One embodiment of a novel cutting mechanism which can be used in connection with the present invention is depicted in FIGS. 3-7. FIG. 3 is a schematic depiction of this embodiment, viewed from the side. In general terms, the cutting action is accomplished by shear 200 comprised of a pair of meshing blades 210 and 211. By "meshing" is meant engagement with a scissors like action. Instead of moving reciprocally in an up/down motion as do the blades of prior art scissors type cutters, the cutting edges of the blades in shear 200 move horizontally in the direction of web motion while the cut is being made by the vertical motion. In this embodiment the blades move with a circular motion, which has both vertical and horizontal components. FIG. 3 shows the blades in six positions, "a" through "f", during a cutoff cycle. Note that the blades 210 and 211 are continuously moving in circular orbits (212 and 213), and do not stop at the positions shown. The figure shows the upper blade 210 and the lower blade 211 in each of the illustrative positions. One rotation of the blades represents one cutoff cycle. Position "a" is where the blades are furthest apart, position "d" is where they are completely meshed, positions "c" and "e" are the positions where the blades are just beginning to mesh and their last point of contact, respectively, and positions "b" and "f" are intermediate points shown for reference. The phantom line circles 212 and 213 shown in FIG. 3 represent the loci of the cutting edges of blades 210 and 211 as they travel during a cutoff cycle.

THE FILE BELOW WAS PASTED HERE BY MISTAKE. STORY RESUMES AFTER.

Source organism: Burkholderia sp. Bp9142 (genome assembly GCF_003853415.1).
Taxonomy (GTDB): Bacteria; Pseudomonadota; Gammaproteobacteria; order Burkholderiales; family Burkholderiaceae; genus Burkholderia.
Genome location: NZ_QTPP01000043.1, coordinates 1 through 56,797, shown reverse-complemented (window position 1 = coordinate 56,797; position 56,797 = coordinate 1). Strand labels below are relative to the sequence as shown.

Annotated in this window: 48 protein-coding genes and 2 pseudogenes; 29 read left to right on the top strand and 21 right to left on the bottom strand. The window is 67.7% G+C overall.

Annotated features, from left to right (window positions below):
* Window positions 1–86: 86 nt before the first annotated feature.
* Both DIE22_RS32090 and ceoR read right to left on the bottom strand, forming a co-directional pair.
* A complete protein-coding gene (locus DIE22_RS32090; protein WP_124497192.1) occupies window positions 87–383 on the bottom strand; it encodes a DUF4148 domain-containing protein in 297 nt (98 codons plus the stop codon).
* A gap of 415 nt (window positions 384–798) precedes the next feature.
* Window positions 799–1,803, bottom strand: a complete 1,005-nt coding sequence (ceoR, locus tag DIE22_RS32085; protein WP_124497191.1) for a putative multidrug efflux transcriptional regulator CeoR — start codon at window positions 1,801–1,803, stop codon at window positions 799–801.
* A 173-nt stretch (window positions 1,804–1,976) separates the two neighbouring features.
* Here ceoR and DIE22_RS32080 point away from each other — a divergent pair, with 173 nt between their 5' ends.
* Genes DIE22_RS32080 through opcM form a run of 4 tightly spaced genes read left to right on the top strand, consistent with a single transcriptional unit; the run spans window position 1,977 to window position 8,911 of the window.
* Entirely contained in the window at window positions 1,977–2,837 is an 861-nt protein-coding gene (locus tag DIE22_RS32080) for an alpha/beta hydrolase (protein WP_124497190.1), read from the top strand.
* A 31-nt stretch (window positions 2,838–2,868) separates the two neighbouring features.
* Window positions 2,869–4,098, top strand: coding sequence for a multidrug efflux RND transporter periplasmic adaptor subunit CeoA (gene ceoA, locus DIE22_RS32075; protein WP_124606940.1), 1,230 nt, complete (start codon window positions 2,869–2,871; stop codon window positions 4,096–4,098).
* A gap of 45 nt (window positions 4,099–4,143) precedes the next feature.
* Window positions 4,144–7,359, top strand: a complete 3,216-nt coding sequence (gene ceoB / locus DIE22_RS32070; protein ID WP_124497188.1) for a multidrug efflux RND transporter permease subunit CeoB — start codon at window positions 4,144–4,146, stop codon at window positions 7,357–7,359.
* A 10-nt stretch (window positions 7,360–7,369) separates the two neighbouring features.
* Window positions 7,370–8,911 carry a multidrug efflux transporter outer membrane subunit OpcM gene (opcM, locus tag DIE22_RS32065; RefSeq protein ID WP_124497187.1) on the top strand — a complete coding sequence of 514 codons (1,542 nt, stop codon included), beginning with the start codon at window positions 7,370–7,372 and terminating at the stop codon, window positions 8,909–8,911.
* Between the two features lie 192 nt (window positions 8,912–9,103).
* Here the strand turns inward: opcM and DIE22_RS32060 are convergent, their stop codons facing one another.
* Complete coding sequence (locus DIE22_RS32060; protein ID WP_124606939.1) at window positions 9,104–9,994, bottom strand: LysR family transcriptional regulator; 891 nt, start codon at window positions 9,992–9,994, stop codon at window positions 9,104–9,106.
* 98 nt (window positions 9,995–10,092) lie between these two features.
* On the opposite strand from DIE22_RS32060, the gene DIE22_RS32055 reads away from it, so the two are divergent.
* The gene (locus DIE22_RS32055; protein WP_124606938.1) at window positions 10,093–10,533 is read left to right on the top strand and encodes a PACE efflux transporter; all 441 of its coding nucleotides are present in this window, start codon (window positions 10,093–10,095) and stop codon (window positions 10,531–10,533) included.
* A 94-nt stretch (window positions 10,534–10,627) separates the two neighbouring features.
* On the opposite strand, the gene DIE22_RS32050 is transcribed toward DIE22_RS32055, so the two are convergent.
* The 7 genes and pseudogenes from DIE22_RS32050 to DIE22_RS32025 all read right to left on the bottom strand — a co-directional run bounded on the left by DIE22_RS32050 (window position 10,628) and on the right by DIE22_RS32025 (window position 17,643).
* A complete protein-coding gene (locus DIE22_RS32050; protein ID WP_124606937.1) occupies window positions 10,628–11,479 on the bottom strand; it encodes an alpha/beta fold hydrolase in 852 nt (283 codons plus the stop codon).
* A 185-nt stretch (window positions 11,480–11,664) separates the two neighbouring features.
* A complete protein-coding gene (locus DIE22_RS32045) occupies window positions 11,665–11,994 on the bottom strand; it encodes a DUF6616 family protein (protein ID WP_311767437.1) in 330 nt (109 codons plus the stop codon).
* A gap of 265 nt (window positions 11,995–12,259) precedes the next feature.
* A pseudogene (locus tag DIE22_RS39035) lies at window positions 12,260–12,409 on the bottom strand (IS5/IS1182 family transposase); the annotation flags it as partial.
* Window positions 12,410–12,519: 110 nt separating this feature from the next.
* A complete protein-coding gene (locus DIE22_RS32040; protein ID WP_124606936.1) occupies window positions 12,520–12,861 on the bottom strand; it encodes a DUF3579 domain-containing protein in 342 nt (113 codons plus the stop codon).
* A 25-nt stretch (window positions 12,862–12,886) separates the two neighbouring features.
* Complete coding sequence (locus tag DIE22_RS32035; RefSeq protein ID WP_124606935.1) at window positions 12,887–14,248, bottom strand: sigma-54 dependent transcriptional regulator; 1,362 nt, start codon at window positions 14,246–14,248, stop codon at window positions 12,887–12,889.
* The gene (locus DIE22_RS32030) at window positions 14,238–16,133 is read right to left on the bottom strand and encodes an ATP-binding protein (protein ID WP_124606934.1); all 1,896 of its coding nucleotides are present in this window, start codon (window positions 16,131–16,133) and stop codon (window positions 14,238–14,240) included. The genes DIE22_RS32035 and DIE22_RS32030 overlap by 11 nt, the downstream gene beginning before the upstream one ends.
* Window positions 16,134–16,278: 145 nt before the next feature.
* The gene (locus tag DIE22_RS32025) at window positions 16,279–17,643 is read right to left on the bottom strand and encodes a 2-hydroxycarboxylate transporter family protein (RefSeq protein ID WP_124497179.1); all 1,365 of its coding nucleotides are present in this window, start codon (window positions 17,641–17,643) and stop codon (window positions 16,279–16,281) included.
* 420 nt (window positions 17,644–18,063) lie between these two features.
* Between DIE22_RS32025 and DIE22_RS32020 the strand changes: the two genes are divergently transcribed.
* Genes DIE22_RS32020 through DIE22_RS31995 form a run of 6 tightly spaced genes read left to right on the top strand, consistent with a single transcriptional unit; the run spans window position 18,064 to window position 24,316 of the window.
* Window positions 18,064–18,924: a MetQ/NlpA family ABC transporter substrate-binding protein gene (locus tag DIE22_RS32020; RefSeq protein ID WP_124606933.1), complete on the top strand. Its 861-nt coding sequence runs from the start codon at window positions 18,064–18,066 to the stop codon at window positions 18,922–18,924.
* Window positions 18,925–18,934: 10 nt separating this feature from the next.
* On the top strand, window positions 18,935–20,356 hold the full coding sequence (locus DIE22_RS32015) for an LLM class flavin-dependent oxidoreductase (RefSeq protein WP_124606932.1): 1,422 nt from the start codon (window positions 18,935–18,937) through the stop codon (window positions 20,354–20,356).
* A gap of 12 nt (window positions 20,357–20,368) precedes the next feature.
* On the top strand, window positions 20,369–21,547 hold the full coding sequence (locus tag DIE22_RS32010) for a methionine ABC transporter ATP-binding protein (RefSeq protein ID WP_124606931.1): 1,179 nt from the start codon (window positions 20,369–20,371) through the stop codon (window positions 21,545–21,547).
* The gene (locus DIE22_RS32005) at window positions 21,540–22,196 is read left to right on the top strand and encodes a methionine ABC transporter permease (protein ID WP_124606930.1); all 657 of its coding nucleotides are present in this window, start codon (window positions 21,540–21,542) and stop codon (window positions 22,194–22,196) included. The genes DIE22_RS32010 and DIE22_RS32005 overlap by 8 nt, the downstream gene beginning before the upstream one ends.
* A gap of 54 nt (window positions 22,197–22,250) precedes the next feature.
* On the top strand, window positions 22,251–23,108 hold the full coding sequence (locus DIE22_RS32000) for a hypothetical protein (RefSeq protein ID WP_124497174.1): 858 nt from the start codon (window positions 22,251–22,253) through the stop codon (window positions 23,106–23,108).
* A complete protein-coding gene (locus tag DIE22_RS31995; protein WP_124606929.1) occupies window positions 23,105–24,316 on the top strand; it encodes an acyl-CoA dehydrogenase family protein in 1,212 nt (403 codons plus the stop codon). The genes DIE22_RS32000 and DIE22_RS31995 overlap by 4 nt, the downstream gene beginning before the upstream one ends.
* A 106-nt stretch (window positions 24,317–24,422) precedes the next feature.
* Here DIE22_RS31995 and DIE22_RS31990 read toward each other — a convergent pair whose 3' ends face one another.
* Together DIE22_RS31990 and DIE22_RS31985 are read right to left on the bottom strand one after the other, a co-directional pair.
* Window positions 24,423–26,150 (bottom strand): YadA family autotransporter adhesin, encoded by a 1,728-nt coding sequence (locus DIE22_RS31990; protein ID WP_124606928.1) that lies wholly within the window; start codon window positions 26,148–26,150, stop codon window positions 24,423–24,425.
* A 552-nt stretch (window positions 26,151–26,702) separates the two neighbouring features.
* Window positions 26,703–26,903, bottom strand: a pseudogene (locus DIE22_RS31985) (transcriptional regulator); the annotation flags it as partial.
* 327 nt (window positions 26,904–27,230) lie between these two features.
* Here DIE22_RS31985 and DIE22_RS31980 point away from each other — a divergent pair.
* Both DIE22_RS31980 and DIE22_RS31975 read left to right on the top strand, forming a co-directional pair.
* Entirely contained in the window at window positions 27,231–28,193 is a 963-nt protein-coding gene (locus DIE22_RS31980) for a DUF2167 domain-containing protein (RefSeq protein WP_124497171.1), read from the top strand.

The web 110 is shown being fed into the cutter by nip rollers 25 and 26. Stationary guides 218 and 219 assist in directing the web into the cutter.